2. kephrira profile image60
      kephriraposted 6 years ago in reply to this

      I agree with alternate poet. My advice would be to focus more on making the lessons an engaging and enjoyable experience for them rather than on them learning and taking something away from the lessons.

      If they are severly autistic, and if some of them are non-verbal they must be a group that is towards the severe end of the spectrum,  then however much you might want to bring them out of their shell and help them to develop, the chances that you will manage to do something that noone else in the world ever has is pretty unlikely.

  6. raisingme profile image90
    raisingmeposted 6 years ago

    Go to Rosie O'Donnell's website she has some really great info and resources for autistic children.

    1. 0
      klarawieckposted 6 years ago in reply to this

      Will do. Thanks!

  7. rebekahELLE profile image91
    rebekahELLEposted 6 years ago

    that's really beautiful. when you respect children like that, they connect with you. they let you know.  I had a little boy with aspergers a few years ago and I decided to go into his world and try to understand what he needed. he knew I respected and believed in his abilities and we figured out how to communicate with each other. at the end of the year the mother, who is an ESE teacher, said she was amazed at his growth. he was able to enter first grade mainstream. that little boy was like a gift to me. they can give us so much.. you have a great opportunity to work with these kids. smile

    1. 0
      klarawieckposted 6 years ago in reply to this

      Hi Rebekah, yes! I think it's a great chance for me to learn something new. And when you realize how smart these kids are, and the whole problem is they can't function or express themselves like other children, then you realize it's truly a blessing. smile

  8. poetvix profile image88
    poetvixposted 6 years ago

    I can think of a few things you might try...
    First, approach it from a math perspective as many autistic children like math better than verbal exercises and written music is mathematical.
    Secondly, expose patters in written music... many like patterns.  Allow them to write their own after exposing them to a few notes using pictures.  Talk to your lifeskills teacher and ask to borrow her copy of BoardMakerPro.  It's a great program and you can make picture cards for almost anything.  If you want to associate a wave w/ the picture be sure the volume is low for some of these children will not like the noise.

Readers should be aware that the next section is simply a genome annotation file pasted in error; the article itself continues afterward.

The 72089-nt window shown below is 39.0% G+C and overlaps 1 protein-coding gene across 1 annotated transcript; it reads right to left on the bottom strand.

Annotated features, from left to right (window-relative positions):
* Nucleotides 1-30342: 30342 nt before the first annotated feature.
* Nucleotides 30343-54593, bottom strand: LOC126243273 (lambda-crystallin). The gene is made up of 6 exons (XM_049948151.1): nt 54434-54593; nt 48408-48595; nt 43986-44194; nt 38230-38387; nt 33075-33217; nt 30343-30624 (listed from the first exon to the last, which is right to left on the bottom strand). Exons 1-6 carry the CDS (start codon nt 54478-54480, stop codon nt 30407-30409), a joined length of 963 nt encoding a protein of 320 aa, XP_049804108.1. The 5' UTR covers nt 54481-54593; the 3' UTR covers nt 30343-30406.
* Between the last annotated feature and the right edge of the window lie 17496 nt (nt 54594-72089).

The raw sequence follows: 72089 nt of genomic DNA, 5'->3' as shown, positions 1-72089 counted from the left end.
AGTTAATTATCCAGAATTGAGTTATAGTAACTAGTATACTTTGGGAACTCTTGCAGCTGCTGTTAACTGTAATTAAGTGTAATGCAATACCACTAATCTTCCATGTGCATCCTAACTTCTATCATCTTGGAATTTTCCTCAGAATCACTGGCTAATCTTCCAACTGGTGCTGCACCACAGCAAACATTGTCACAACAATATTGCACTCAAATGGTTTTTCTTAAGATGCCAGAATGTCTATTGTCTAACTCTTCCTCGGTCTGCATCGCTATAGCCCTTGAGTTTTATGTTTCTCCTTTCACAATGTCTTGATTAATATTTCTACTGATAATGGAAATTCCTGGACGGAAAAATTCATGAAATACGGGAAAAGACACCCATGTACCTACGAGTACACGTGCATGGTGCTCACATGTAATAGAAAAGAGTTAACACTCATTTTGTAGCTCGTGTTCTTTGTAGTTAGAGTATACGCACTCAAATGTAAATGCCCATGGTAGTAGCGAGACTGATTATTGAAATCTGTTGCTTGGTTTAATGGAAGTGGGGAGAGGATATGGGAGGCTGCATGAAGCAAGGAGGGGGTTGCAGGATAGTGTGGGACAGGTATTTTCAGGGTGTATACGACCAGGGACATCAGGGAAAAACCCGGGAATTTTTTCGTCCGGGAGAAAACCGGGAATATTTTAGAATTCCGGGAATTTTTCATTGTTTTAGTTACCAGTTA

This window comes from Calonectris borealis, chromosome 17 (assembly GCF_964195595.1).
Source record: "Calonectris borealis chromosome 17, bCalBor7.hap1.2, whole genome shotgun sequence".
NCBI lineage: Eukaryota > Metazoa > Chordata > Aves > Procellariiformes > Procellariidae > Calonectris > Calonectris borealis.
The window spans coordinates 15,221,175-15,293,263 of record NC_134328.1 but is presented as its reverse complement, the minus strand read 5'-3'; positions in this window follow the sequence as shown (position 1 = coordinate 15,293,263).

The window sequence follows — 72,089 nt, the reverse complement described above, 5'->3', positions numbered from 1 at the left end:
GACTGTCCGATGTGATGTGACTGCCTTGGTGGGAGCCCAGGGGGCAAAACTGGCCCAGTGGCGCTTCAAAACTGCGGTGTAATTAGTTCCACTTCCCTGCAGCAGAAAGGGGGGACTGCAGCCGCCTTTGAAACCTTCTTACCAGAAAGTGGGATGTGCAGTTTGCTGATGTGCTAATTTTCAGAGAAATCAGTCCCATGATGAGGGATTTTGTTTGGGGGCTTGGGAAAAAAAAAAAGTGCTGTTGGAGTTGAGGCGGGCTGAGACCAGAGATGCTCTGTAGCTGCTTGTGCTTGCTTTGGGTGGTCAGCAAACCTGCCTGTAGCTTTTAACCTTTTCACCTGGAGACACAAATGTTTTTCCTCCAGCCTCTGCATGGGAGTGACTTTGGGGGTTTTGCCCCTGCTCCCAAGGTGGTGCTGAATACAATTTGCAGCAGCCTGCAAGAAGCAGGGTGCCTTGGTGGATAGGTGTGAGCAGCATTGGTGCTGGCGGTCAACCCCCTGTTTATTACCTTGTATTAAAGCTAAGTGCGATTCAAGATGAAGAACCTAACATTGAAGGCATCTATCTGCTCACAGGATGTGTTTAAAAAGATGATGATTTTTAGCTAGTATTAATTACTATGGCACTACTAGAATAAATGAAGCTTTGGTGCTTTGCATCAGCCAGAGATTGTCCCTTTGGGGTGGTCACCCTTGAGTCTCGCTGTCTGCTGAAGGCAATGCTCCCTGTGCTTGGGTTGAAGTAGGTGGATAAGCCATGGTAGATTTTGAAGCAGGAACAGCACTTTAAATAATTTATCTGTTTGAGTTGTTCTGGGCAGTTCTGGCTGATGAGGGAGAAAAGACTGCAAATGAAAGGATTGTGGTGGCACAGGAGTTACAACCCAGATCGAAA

Reduce any and all surpluse visual and auditory stimuli in the room... in this case less really is more.
    Fianlly, allow them to select from many instruments and try each out.  Some will like certain tactile associations w/ things such as a keyboard or harp, others will not.  Let each gravitate to what he/she wants. 
    I hope this helps some.  I work w/ MR and autistic students too though older than your group.  I teach transition skills and do not at all envy you your task.  Have faith in yourself and remember the fact that you love them will guide you.  Best of luck to you in your cause.

  9. schoolgirlforreal profile image74
    schoolgirlforrealposted 6 years ago

    I know autistic kids LOVE animals.....maybe bring in a pet while they listen to music
    IDK an idea

    1. mimind profile image60
      mimindposted 6 years ago in reply to this

      Um all my kids hate animals at least the front ends of them I think its because they have teeth and many of my kids bite or have been bitten by peers. Some do like to touch the rear but often poke and pull one attackeda  horse needless to say horse was retired as it disliked kids from then on. I suggest being carful with animals with allergies etc many schools actually frowen upon it as its a liability.